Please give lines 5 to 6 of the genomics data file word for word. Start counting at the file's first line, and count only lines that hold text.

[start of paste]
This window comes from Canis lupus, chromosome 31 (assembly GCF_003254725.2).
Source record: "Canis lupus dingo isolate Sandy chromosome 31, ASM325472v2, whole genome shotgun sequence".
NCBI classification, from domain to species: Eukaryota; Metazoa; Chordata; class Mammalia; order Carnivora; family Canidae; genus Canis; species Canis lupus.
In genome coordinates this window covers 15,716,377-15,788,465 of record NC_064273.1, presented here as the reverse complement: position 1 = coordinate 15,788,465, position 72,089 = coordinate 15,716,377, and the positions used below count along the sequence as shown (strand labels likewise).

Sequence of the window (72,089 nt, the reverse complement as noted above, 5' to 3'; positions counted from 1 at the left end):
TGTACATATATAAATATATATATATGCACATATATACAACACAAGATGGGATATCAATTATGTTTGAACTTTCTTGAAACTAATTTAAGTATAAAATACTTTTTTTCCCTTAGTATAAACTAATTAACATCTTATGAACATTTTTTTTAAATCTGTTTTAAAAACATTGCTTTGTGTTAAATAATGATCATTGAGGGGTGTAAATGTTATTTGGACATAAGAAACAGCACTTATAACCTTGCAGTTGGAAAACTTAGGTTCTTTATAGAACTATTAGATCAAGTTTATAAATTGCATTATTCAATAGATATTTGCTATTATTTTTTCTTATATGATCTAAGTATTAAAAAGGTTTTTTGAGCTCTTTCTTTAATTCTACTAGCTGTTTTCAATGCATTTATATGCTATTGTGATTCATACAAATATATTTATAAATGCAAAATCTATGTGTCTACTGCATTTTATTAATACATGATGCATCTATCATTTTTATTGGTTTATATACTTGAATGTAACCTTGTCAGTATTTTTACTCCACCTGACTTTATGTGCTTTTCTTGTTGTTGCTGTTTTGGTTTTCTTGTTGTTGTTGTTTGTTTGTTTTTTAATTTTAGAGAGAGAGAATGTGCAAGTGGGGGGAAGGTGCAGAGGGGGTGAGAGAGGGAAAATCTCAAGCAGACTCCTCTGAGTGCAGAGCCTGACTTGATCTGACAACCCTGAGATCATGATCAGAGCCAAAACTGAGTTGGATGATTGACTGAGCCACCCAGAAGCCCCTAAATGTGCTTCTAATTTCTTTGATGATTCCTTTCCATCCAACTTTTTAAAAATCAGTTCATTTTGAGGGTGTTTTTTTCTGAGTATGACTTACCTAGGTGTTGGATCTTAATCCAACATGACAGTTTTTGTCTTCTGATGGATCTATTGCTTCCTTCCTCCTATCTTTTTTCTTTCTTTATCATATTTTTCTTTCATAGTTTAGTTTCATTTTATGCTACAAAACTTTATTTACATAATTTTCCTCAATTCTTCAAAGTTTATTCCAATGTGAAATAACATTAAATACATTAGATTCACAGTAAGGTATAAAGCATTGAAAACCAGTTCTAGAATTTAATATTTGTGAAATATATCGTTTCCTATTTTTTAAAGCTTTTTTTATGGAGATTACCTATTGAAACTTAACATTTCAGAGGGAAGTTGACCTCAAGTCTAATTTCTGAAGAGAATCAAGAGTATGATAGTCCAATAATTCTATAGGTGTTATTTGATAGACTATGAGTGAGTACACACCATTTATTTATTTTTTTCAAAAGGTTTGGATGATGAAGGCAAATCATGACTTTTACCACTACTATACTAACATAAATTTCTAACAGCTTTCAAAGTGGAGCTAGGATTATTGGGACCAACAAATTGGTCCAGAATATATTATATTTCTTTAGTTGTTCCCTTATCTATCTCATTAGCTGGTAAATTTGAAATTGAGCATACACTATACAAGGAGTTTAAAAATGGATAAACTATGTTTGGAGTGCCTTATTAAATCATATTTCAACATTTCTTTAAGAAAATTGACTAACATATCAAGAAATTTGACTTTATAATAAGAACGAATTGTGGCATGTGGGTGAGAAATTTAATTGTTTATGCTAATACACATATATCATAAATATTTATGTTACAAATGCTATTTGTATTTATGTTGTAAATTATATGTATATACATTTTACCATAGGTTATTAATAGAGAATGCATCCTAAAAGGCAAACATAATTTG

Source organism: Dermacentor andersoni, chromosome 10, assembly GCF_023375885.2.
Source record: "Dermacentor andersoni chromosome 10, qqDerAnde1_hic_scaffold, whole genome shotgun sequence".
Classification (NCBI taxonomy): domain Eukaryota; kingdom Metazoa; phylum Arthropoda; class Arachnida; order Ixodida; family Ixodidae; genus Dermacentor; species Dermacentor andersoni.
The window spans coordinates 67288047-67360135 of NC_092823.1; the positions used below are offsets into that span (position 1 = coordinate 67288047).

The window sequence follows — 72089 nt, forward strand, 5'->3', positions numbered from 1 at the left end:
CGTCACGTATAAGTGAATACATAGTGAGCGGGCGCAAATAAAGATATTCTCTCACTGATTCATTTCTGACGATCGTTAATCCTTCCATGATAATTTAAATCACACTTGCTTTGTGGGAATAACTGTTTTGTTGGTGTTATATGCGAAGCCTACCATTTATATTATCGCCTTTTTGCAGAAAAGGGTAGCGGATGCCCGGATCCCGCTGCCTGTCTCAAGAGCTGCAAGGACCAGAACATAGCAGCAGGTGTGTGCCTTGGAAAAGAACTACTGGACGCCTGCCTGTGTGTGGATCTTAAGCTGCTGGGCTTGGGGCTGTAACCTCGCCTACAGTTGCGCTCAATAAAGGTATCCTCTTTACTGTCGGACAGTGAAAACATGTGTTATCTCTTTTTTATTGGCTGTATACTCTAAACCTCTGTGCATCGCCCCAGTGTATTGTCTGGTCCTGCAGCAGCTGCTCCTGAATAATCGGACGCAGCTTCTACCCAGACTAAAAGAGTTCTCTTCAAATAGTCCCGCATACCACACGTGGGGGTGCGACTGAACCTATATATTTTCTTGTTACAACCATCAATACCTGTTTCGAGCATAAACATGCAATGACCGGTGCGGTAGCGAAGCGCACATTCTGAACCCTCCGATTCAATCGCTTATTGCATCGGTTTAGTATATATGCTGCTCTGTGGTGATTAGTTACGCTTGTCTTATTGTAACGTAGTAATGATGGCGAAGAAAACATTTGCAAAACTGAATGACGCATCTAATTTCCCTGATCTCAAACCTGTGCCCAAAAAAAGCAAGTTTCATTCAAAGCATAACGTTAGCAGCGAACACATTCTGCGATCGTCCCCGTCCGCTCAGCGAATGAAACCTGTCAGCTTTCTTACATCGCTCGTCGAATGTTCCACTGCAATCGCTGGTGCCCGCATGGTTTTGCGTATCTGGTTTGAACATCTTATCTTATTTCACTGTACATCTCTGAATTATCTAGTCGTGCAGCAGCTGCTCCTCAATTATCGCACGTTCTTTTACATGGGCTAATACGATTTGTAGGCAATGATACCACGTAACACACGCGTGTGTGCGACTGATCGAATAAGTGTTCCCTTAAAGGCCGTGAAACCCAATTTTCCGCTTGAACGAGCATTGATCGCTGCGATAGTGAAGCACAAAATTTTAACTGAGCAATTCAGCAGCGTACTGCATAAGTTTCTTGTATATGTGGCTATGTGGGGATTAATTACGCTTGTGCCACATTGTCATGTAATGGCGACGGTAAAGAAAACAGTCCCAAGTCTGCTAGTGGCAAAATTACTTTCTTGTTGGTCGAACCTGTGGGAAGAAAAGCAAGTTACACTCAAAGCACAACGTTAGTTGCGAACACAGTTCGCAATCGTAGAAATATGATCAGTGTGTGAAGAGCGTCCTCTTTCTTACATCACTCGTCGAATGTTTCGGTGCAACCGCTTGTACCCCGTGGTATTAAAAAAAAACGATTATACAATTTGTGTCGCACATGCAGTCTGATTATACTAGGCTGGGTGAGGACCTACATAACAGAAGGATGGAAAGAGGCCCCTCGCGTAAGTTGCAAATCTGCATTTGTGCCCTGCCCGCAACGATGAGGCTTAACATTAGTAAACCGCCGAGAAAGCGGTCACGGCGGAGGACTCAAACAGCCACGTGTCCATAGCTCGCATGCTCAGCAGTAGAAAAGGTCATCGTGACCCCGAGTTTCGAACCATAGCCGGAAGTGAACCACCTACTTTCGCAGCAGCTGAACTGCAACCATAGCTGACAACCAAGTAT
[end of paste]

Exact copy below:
Sequence of the window (72,089 nt, the reverse complement as noted above, 5' to 3'; positions counted from 1 at the left end):
TGTACATATATAAATATATATATATGCACATATATACAACACAAGATGGGATATCAATTATGTTTGAACTTTCTTGAAACTAATTTAAGTATAAAATACTTTTTTTCCCTTAGTATAAACTAATTAACATCTTATGAACATTTTTTTTAAATCTGTTTTAAAAACATTGCTTTGTGTTAAATAATGATCATTGAGGGGTGTAAATGTTATTTGGACATAAGAAACAGCACTTATAACCTTGCAGTTGGAAAACTTAGGTTCTTTATAGAACTATTAGATCAAGTTTATAAATTGCATTATTCAATAGATATTTGCTATTATTTTTTCTTATATGATCTAAGTATTAAAAAGGTTTTTTGAGCTCTTTCTTTAATTCTACTAGCTGTTTTCAATGCATTTATATGCTATTGTGATTCATACAAATATATTTATAAATGCAAAATCTATGTGTCTACTGCATTTTATTAATACATGATGCATCTATCATTTTTATTGGTTTATATACTTGAATGTAACCTTGTCAGTATTTTTACTCCACCTGACTTTATGTGCTTTTCTTGTTGTTGCTGTTTTGGTTTTCTTGTTGTTGTTGTTTGTTTGTTTTTTAATTTTAGAGAGAGAGAATGTGCAAGTGGGGGGAAGGTGCAGAGGGGGTGAGAGAGGGAAAATCTCAAGCAGACTCCTCTGAGTGCAGAGCCTGACTTGATCTGACAACCCTGAGATCATGATCAGAGCCAAAACTGAGTTGGATGATTGACTGAGCCACCCAGAAGCCCCTAAATGTGCTTCTAATTTCTTTGATGATTCCTTTCCATCCAACTTTTTAAAAATCAGTTCATTTTGAGGGTGTTTTTTTCTGAGTATGACTTACCTAGGTGTTGGATCTTAATCCAACATGACAGTTTTTGTCTTCTGATGGATCTATTGCTTCCTTCCTCCTATCTTTTTTCTTTCTTTATCATATTTTTCTTTCATAGTTTAGTTTCATTTTATGCTACAAAACTTTATTTACATAATTTTCCTCAATTCTTCAAAGTTTATTCCAATGTGAAATAACATTAAATACATTAGATTCACAGTAAGGTATAAAGCATTGAAAACCAGTTCTAGAATTTAATATTTGTGAAATATATCGTTTCCTATTTTTTAAAGCTTTTTTTATGGAGATTACCTATTGAAACTTAACATTTCAGAGGGAAGTTGACCTCAAGTCTAATTTCTGAAGAGAATCAAGAGTATGATAGTCCAATAATTCTATAGGTGTTATTTGATAGACTATGAGTGAGTACACACCATTTATTTATTTTTTTCAAAAGGTTTGGATGATGAAGGCAAATCATGACTTTTACCACTACTATACTAACATAAATTTCTAACAGCTTTCAAAGTGGAGCTAGGATTATTGGGACCAACAAATTGGTCCAGAATATATTATATTTCTTTAGTTGTTCCCTTATCTATCTCATTAGCTGGTAAATTTGAAATTGAGCATACACTATACAAGGAGTTTAAAAATGGATAAACTATGTTTGGAGTGCCTTATTAAATCATATTTCAACATTTCTTTAAGAAAATTGACTAACATATCAAGAAATTTGACTTTATAATAAGAACGAATTGTGGCATGTGGGTGAGAAATTTAATTGTTTATGCTAATACACATATATCATAAATATTTATGTTACAAATGCTATTTGTATTTATGTTGTAAATTATATGTATATACATTTTACCATAGGTTATTAATAGAGAATGCATCCTAAAAGGCAAACATAATTTG